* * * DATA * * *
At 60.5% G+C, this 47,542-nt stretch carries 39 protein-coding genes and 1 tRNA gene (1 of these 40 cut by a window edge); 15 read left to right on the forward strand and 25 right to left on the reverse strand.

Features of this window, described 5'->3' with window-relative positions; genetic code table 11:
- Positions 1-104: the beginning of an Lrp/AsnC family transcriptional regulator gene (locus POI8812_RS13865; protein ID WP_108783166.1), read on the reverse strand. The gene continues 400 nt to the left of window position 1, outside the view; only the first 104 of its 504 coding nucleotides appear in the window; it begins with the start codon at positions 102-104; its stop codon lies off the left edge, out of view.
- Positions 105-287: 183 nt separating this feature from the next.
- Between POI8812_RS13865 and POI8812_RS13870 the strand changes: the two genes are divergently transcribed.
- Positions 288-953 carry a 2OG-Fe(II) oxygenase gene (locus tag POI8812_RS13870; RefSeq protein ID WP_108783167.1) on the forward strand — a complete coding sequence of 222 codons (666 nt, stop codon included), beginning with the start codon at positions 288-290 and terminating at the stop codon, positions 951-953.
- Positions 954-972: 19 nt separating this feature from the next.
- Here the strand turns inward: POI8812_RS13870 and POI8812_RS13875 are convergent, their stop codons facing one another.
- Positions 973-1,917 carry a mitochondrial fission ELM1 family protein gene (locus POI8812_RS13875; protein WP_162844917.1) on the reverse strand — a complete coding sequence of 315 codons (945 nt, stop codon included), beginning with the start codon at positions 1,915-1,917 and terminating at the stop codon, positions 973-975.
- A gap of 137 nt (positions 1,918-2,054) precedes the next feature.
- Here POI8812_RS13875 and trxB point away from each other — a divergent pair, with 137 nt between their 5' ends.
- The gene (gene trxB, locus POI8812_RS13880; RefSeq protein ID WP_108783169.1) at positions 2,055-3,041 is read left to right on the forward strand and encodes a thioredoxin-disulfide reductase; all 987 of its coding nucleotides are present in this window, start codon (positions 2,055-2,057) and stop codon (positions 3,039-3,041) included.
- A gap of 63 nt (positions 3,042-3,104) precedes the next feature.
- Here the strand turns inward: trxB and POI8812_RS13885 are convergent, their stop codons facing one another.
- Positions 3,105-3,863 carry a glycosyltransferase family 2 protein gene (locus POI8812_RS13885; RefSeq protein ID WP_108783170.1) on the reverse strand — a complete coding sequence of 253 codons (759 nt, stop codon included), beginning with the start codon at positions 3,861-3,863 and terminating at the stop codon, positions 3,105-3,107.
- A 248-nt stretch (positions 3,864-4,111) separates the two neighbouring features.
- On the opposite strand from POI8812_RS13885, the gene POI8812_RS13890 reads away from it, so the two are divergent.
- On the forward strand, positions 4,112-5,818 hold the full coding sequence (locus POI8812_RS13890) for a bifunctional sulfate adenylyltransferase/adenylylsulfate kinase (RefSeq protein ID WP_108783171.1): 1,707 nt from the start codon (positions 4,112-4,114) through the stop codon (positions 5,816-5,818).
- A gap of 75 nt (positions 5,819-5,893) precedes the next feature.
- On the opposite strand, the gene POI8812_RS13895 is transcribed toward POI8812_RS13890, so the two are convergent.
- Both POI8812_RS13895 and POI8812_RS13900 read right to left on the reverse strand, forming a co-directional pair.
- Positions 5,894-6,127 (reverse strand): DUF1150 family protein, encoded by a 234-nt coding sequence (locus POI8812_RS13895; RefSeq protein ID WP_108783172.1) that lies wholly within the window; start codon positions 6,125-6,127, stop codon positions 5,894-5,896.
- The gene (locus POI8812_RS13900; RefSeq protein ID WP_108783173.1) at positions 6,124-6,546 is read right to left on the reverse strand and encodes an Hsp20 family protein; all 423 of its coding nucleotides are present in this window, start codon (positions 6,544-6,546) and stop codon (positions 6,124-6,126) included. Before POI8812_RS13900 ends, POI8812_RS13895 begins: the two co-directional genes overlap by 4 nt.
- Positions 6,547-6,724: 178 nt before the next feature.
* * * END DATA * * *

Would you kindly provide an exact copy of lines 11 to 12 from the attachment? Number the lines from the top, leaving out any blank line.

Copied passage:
- Here POI8812_RS13875 and trxB point away from each other — a divergent pair, with 137 nt between their 5' ends.
- The gene (gene trxB, locus POI8812_RS13880; RefSeq protein ID WP_108783169.1) at positions 2,055-3,041 is read left to right on the forward strand and encodes a thioredoxin-disulfide reductase; all 987 of its coding nucleotides are present in this window, start codon (positions 2,055-2,057) and stop codon (positions 3,039-3,041) included.